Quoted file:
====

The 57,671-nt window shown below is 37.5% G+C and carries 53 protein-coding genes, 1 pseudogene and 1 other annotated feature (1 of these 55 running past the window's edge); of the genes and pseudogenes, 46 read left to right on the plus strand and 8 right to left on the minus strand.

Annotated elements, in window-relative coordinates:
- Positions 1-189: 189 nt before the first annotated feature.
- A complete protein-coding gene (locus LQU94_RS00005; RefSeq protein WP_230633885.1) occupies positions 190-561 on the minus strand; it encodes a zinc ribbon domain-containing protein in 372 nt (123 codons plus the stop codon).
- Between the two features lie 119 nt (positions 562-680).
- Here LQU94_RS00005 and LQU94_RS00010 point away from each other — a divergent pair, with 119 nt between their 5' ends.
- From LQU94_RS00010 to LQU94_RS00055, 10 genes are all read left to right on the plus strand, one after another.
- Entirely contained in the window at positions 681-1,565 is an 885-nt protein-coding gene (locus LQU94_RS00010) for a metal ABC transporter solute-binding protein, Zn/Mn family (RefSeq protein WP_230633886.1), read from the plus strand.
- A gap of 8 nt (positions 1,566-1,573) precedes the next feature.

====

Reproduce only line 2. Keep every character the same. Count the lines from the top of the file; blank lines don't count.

Annotated elements, in window-relative coordinates: